I'm a lot less interested in big "grand scheme of things" discussions and more in the theme of small individual responsibilities. I had my cousin and nephew to dinner recently. Both talked a lot against the government - fair enough - saying they knew so many people who were, as my cousin put it, "on the bones of their arses." And what are either of you personally doing about that, I asked? They seemed taken aback, As if the existence of government absolved them from any personal individual responsibility for charitable work of their own. I find this occupies my thoughts at Christmas, a time when traditionally we were supposed to help and give to the poor and less fortunate, not to spend billions stuffingour faces and buying esch other unnecessary gifts. What is our responsibiity to others less fortunate especially at this hard time of year? At Christmas, what do we have to give? We can each do only a little, so how best to utilise the gifts we have been given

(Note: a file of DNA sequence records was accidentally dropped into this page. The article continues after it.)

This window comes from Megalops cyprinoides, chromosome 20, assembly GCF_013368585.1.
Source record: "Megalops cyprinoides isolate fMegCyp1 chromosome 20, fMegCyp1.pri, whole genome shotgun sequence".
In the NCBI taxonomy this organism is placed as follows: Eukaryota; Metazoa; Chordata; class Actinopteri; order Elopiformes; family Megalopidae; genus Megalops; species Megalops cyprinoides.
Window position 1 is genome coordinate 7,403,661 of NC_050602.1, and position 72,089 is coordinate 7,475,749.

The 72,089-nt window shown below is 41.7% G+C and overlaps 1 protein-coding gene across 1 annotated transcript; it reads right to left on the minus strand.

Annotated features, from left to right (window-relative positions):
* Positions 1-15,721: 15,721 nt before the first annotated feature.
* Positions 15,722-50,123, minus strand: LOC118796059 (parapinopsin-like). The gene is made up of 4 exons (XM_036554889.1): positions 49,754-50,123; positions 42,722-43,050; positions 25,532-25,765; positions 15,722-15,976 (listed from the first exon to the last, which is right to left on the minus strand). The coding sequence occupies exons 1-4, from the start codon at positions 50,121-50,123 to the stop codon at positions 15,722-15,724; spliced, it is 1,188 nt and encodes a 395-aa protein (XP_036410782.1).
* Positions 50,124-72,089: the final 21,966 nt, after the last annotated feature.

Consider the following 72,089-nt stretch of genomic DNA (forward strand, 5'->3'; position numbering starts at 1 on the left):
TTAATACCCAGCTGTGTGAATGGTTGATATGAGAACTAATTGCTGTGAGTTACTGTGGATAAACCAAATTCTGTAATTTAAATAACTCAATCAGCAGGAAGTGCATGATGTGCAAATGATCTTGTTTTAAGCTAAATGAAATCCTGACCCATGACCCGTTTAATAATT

I am very distressed/annoyed/alarmed at this pending (and outrageously, intentionally, vague and broad and draconian) "Hate Speech" legislation pending (seemingly unstoppably) here in Ireland.
First, the reaction to the stabbing being used to push this legislation looked to my eyes like a textbook Shock Doctrine response. Now, I'm a cynical person when it comes to politics but the ... discipline(?) with which the Irish media and government worked in tandem and seemed to almost gloss over the mass-stabbing while rushing to bash a public traumatised by bloodied children in the streets of Dublin to flog this legislation was really unsettling. What's going on looks to me like a mass-gaslighting of Irish people, who apparently mistakenly believed they lived in a country with a unique and valuable (and rather world-renowned) culture and understood what that country and culture were about.